Thus, you will get some money back if the actual usage is less than estimated. The bill will be adjusted depending on your last year’s electric energy usage from the second year. 

Billing in the first year

Every time someone picks a new provider, the first year will be billed based on the estimates. After the first year, the provider will use the previous history to measure your actual electricity usage during the year.

Consequently, your provider will adjust your rate lower or higher in the new billing cycle after the first year.

How much does electricity cost in Germany?

Reports and statistics from 2020 have shown that Germany has the highest electricity prices in Europe. Furthermore, the price continues to rise every year. 

Germans pay even more than Danish people, whereas Denmark is pretty expensive among most EU countries.

According to the German Association of Energy and Water Industries (BDEW) data, the current electricity price in Germany is 31,94 cents per kWh (as of July 2021). However, in summer 2022, the average price per kWh was a shocking 50 cents. Moreover, rates continue to grow.

Meaning private households with a consumption of 3,500 kWh pays 1,118 EUR in electricity expenses per year or 93,16 EUR per month. In 2020, the electricity cost per one person was about 415 EUR per year. 

The electricity price ranges regionally and depends on the selected tariff. The default power supplier is significantly more expensive than selected alternative providers.

Furthermore, electricity gets cheaper at night. Hours between midnight & 5 am are the most affordable when demand is low.

Germany’s energy prices have increased by 70% in the past 20 years, which is primarily due to various taxes and charges. 

Around 2000, the German government introduced five different new levies to finance the energy transition.

For example, the EEG surcharge is one of those. Aside from Germany’s largest energy consumer, all other consumers of regular electricity have to pay this fee to fund renewable energy producers. The EEG surcharge adds up to 6,5 cents per kilowatt-hour to your bill in 2021.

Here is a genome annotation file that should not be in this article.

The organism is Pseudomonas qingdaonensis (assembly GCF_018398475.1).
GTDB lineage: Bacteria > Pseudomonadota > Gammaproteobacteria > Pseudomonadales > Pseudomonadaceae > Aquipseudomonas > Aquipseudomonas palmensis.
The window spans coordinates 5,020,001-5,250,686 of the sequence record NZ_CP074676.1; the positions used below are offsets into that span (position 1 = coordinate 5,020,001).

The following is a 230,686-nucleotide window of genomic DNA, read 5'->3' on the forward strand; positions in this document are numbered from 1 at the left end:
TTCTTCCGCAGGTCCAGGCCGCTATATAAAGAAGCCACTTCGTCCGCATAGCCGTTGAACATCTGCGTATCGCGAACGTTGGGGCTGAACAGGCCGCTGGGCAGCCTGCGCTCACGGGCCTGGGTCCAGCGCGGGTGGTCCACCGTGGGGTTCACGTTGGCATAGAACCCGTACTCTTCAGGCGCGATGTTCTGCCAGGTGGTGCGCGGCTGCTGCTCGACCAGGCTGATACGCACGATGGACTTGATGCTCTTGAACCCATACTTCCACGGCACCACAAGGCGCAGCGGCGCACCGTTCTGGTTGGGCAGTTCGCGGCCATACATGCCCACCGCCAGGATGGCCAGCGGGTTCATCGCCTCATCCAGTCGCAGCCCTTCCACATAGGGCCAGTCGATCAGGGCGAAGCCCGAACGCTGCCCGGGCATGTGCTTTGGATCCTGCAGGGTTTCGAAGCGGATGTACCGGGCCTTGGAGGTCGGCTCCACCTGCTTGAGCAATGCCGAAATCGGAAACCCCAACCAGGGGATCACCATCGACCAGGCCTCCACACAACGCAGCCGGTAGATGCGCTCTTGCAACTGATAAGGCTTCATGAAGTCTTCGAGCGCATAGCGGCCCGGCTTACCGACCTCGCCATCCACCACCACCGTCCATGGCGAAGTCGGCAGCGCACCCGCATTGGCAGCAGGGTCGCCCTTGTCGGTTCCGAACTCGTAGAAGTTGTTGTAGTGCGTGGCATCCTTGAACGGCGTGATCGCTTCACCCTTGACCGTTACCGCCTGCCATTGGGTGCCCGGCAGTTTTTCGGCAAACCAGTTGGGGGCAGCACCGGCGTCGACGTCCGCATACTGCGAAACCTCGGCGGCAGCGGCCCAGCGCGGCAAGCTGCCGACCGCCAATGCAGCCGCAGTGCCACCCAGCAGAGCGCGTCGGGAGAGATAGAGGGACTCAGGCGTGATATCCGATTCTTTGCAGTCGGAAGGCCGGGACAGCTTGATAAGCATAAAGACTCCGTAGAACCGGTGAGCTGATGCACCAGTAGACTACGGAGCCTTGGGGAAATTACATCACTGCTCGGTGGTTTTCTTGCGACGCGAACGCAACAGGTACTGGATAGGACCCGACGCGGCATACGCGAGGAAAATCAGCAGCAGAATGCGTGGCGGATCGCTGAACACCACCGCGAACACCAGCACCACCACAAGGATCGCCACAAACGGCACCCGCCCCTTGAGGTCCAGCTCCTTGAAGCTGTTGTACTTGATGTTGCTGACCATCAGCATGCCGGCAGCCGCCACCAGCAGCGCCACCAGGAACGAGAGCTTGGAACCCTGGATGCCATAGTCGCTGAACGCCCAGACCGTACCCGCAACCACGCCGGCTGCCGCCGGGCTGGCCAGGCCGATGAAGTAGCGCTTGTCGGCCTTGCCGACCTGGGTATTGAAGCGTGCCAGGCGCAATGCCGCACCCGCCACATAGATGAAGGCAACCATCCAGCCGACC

The table below shows how much the average household in Germany pays for electricity based on the yearly consumption. The price ranges due to the difference in the suppliers.

Read more about electricity prices in Germany in 2022.
Electricity consumption per yearExpenses
2.000 kWh564,64 € to 415,51 €
3.000 kWh819,16 € to 687,54 €
3.500 kWh955,30 € to 808,59 €
4.500 kWh1.227,10 € to 1.054,36 €
5.000 kWh1.363,00 € to 1.177,06 €

What is the average monthly electricity bill in Germany?

The average annual electricity bill for a single child is 457,44 EUR, whereas families with one kid pay 935,88 EUR and 1,132 EUR with two kids.

Your monthly energy costs in Germany will depend on where you live (postal code), what type of apartment/house you live in (also the size of the apartment), and how many people live with you.

In 2020, a single-person household paid about 415 EUR for electricity.

Electricity providers charge a fixed monthly price, plus a fixed rate per kWh used. Where you might pay a fixed 10 EUR per month plus 0,32 EUR for every kWh. With an annual consumption of 1,500 kWh, you will pay:

  • 10 EUR*12 = 120 EUR
  • 1,500 kWh*0,32 EUR = 480 EUR

Therefore, the total electricity bill will be 600 EUR per year or 50 EUR per month. 

Electricity bill in the single-person household

Single households typically pay more than multiple-people homes. 

Thus, being single tends to have a negative impact on electricity consumption. When living alone, your primary energy consumption is higher than sharing an apartment with someone. 

Because you pay for the common necessities like refrigerator, stove, washing machine and TV that consume all the electricity.

Single-person households consume an average of 1,400 kWh a year while living in an apartment building. Yet, with electric water heating, consumption can increase to up to 1,900 kWh.

The typical price for 1 kWh is 30 cents, so the average bill for a single household is 420 EUR. 

Furthermore, electricity consumption in a house is usually higher than in the average apartment. And if you heat water electrically (through a boiler), that adds around 200 kWh per year.

Electricity bill in the two-person household

The average annual energy consumption for a two-person household in an apartment is between 2,000 kWh and 3,000 kWh. This comes up to 50 EUR and up to 75 EUR per month or 600 EUR – 900 EUR yearly.

For someone living in a house, energy consumption will increase to 3,000 kWh, thus, to 75 EUR per month or 900 EUR yearly. 

Electricity bill in the family household

In a household with four people, energy consumption increases to around 4,250 kWh. The bill will be about 106,25 EUR per month or 1,275 EUR yearly.